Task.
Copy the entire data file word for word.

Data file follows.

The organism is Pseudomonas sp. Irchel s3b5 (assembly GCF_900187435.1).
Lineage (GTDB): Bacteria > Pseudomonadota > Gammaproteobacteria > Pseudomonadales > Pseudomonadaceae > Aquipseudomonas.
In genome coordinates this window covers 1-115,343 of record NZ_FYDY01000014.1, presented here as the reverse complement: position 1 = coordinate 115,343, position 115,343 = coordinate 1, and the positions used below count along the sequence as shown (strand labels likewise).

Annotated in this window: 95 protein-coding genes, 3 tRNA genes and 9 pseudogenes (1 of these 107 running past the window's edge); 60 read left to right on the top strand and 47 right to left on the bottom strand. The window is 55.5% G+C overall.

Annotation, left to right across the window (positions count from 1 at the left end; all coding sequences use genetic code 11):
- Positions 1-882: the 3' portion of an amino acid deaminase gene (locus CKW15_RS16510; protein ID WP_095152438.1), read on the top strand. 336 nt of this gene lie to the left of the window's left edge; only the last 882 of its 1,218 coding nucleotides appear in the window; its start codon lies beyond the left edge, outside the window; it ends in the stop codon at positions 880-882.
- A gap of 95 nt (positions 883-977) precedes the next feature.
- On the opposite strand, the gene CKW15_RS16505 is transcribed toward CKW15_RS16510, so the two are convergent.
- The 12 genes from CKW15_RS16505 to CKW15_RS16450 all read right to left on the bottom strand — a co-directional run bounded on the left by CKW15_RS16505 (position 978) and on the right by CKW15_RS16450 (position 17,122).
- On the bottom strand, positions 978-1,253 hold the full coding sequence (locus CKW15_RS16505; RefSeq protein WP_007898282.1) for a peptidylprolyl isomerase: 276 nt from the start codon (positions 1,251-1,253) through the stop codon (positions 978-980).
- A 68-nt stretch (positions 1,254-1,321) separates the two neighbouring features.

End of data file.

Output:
The organism is Pseudomonas sp. Irchel s3b5 (assembly GCF_900187435.1).
Lineage (GTDB): Bacteria > Pseudomonadota > Gammaproteobacteria > Pseudomonadales > Pseudomonadaceae > Aquipseudomonas.
In genome coordinates this window covers 1-115,343 of record NZ_FYDY01000014.1, presented here as the reverse complement: position 1 = coordinate 115,343, position 115,343 = coordinate 1, and the positions used below count along the sequence as shown (strand labels likewise).

Annotated in this window: 95 protein-coding genes, 3 tRNA genes and 9 pseudogenes (1 of these 107 running past the window's edge); 60 read left to right on the top strand and 47 right to left on the bottom strand. The window is 55.5% G+C overall.

Annotation, left to right across the window (positions count from 1 at the left end; all coding sequences use genetic code 11):
- Positions 1-882: the 3' portion of an amino acid deaminase gene (locus CKW15_RS16510; protein ID WP_095152438.1), read on the top strand. 336 nt of this gene lie to the left of the window's left edge; only the last 882 of its 1,218 coding nucleotides appear in the window; its start codon lies beyond the left edge, outside the window; it ends in the stop codon at positions 880-882.
- A gap of 95 nt (positions 883-977) precedes the next feature.
- On the opposite strand, the gene CKW15_RS16505 is transcribed toward CKW15_RS16510, so the two are convergent.
- The 12 genes from CKW15_RS16505 to CKW15_RS16450 all read right to left on the bottom strand — a co-directional run bounded on the left by CKW15_RS16505 (position 978) and on the right by CKW15_RS16450 (position 17,122).
- On the bottom strand, positions 978-1,253 hold the full coding sequence (locus CKW15_RS16505; RefSeq protein WP_007898282.1) for a peptidylprolyl isomerase: 276 nt from the start codon (positions 1,251-1,253) through the stop codon (positions 978-980).
- A 68-nt stretch (positions 1,254-1,321) separates the two neighbouring features.